The changing and molding of Samhain didn’t stop there. Pope Gregory III is believed to be the originator of the celebration known as All Saints Day, which is celebrated on November 1. Pope Gregory had an interesting philosophy when it came to dealing with pagans and attempting to convert them. He is often credited as saying, “If you come across pagans worshiping a tree, do not cut the tree down and tell them their error. Rather, consecrate the tree to Christ and urge them to continue meeting there.” All Saints Day was also known as All Hallows Day and, therefore, October 31 became All Hallows Eve. It was only a short trip from All Hallows Eve to Halloween.

Halloween in America, however, has had plenty of ups and downs. It basically went extinct during the Great War. However, it came back with a fury in the 50’s and 60’s. This also marked the commercialization of the holiday in America. Costumes, candy, and decorations are all items most Americans deem essential to properly celebrating Halloween. The selling of these items makes Halloween only second to Christmas in terms of revenue and retail sales.

So has Halloween become and innocent night of fun? To many Americans that is certainly the case. Most people don’t know the origins of Halloween and to these people it is simply a night to let loose and have fun. However, some of the traditions ingrained into the very essence of Halloween go against the very core of the Bible.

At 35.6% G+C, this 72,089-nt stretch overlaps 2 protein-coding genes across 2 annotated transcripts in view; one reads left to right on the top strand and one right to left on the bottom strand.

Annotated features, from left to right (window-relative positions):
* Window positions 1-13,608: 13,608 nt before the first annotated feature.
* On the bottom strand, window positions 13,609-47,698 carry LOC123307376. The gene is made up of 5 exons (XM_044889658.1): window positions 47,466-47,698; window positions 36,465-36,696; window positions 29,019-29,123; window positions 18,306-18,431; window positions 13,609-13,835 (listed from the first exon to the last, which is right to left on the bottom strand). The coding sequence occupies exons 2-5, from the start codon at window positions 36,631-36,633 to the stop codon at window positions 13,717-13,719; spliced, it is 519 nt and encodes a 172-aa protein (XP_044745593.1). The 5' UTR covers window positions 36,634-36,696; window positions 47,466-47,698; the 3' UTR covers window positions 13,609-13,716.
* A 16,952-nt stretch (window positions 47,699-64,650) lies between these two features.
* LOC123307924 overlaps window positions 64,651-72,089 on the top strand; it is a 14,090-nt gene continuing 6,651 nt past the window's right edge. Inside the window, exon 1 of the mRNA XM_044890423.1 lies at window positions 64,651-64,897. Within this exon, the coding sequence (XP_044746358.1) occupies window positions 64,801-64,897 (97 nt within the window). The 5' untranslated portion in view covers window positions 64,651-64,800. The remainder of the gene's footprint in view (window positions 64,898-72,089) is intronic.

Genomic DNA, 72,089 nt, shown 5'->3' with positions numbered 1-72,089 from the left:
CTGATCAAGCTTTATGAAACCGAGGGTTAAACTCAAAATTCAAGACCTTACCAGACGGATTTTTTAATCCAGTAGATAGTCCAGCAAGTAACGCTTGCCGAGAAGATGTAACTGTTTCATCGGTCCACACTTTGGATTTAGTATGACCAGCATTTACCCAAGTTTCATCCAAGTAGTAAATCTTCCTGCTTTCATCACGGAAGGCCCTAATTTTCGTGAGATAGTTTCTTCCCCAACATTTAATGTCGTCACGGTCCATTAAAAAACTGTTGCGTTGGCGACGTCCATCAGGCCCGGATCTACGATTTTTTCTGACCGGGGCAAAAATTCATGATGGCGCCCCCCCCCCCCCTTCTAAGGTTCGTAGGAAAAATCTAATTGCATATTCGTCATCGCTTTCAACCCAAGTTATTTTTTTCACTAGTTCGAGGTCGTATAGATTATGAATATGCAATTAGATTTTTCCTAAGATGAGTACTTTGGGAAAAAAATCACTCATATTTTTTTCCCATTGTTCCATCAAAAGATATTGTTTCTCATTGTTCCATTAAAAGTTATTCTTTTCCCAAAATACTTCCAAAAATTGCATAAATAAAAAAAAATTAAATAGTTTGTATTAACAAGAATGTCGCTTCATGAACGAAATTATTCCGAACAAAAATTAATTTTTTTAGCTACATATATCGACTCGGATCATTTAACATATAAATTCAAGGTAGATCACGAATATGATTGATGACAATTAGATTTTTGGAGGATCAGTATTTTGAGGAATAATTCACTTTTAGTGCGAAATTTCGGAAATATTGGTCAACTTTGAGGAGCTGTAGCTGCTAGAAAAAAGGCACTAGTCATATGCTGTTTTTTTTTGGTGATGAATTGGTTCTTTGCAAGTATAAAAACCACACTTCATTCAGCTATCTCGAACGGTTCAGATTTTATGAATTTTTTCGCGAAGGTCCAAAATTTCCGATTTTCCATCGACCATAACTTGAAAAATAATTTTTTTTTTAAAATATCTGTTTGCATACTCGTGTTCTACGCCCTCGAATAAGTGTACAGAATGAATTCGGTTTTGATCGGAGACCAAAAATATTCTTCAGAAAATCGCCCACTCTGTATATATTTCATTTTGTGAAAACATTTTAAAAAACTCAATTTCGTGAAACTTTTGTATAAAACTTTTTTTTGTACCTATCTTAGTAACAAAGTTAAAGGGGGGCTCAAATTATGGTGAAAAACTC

In the Old Testament, Leviticus 19: 26 and 19:31 expressly forbid participation in acts of divination, witchcraft, or magic: Deuteronomy 18:9-14 likewise condemns these things:

When you enter the land the Lord your God is giving you, do not learn to imitate the detestable ways of the nations there. Let no one be found among you who sacrifices his son or daughter in the fire, who practices divination or sorcery, interprets omens, engages in witchcraft, or casts spells, or who is a medium or spiritist or who consults the dead. Anyone who does these things is detestable to the Lord, and because of these detestable practices the Lord your God will drive out those nations before you. You must be blameless before the Lord your God. The nations you will dispossess listen to those who practice sorcery or divination. But as for you, the Lord your God has not permitted you to do so.